My pet ate something it shouldn’t have; what do I do?

Whether it’s a human baby or a fur baby, they have one habit in common – they love to put things in their mouths that don’t belong. Dogs and cats love licking, biting, and sometimes ingesting whatever they find on the ground.

This behaviour can often lead to a gastrointestinal obstruction, which can cause severe internal damage and can become fatal in a short amount of time (3 to 4 days on average). At Boundary Bay Veterinary Specialty Hospital, we often see animals with foreign bodies that require care by our emergency doctors, internal medicine doctors and/or require emergency surgery.

Here are some of the most common causes of gastrointestinal obstruction:

1. Garbage and recycling – Plastics, food containers, bags, chicken bones, corn cobs.
2. Stationery/office items – Paper, rubber bands, pens, and pencils.
3. Clothing & jewelry – Socks, underwear, rings, earrings.
4. Fibrous materials – Such as yarn, string, bedding, towels, or rope.
5. Outdoor matter – Stones, wood, or bark pieces.
6. Toys – Balls, dolls, play bricks, mini cars, or figurines,

What are the symptoms of gastrointestinal obstruction?

Symptoms of gastrointestinal obstruction can include (but aren’t limited to) abdominal tenderness/pain/swelling, drooling, vomiting, lack of appetite, dehydration, weakness, and inability to poop.

Behaviour-wise, you may notice your pet has become restless or dull. They may also be quick to aggression or other intense reactions when the abdominal area is touched.

How is gastrointestinal obstruction diagnosed?

Animals with gastrointestinal obstruction usually present to the emergency service. Upon arrival, vitals, a physical exam, a FAST ultrasound, and bloodwork are usually performed as an initial assessment. If the ER doctor suspects a foreign body, radiographs, a full ultrasound, or a CT may be performed to further assess.

If you suspect your pet has ingested a foreign/obstructive object, contact your veterinarian immediately or bring your pet directly to our hospital.

Boundary Bay is open 24/7/365 for emergencies. We are VECCS Level 1 certified and capable of handling even the most critical, life-threatening emergencies and trauma, with specialists on staff and on-call to handle any medical or surgical issues.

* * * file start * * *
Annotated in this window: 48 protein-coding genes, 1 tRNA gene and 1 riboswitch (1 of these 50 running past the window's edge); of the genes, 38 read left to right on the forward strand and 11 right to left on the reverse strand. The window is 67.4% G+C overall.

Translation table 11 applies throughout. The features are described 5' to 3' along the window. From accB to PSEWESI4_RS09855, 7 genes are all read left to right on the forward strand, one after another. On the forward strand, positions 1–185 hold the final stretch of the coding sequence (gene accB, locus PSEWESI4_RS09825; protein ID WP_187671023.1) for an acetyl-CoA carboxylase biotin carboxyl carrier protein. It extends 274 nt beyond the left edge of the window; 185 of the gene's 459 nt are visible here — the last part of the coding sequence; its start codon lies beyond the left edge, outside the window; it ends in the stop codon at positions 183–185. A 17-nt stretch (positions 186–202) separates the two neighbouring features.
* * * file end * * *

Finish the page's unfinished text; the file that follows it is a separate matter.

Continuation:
How is a gastrointestinal obstruction treated?

If a foreign body is confined to the stomach, endoscopic retrieval is often attempted. Endoscopic retrieval involves a camera-carrying tube is inserted into the stomach to identify the object and the object is then grasped by a tube-insertable retrieval instrument.

If endoscopic retrieval fails, or is not indicated because it might be risky, your pet may require a gastrotomy (surgical removal of the foreign object from the stomach). Intestinal obstructions are treated with surgery to remove the foreign object and sometimes require removal of part of the bowel if the bowel has been damaged by the foreign body.

Post-endoscopic or surgical recovery

After the obstruction is successfully treated, your pet will be monitored in-hospital where we have staff on-site 24/7.
When your pet has recovered sufficiently, they will be discharged with pain medications, a e-collar (if applicable), and recommendations for soft, bland food, limited activity, and things to monitor in case complication occur.

More Information

For more information on BBVSH surgical services, click here.
Learn more about our emergency and critical care services and procedures.

Should your pet experience a life-threatening emergency, come directly to our hospital; walk-ins are welcome.
If possible, call ahead at 604-514-8383 to let one of our staff know you are on your way. We’ll be ready either way.


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